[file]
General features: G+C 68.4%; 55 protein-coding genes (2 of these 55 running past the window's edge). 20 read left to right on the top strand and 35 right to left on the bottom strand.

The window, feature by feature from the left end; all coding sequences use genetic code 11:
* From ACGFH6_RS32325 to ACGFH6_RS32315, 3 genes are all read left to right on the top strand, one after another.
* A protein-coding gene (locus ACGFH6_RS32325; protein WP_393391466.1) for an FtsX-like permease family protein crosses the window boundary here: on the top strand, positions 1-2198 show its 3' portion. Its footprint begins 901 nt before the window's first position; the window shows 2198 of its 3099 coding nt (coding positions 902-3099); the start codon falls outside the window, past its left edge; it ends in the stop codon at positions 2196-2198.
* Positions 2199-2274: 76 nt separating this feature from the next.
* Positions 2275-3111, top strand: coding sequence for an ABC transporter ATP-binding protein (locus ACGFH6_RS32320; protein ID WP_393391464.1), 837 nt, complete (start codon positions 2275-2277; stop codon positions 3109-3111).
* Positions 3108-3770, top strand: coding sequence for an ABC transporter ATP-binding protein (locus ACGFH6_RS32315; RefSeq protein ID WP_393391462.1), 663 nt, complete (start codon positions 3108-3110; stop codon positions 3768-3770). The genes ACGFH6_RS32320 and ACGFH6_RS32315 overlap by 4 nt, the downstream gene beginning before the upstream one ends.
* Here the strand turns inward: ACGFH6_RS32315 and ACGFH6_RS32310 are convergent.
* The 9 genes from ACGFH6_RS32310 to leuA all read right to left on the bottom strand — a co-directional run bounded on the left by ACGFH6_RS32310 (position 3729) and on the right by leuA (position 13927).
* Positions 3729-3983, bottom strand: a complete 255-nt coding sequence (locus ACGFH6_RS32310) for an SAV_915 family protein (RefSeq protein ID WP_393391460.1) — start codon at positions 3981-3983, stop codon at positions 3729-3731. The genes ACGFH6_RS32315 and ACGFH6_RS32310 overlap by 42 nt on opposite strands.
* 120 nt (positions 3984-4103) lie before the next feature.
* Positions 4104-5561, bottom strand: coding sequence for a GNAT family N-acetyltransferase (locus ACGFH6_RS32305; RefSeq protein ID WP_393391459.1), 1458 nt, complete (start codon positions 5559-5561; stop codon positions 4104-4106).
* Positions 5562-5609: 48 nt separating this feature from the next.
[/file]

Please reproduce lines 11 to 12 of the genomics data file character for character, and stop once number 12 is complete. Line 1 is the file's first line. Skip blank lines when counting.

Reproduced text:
* 120 nt (positions 3984-4103) lie before the next feature.
* Positions 4104-5561, bottom strand: coding sequence for a GNAT family N-acetyltransferase (locus ACGFH6_RS32305; RefSeq protein ID WP_393391459.1), 1458 nt, complete (start codon positions 5559-5561; stop codon positions 4104-4106).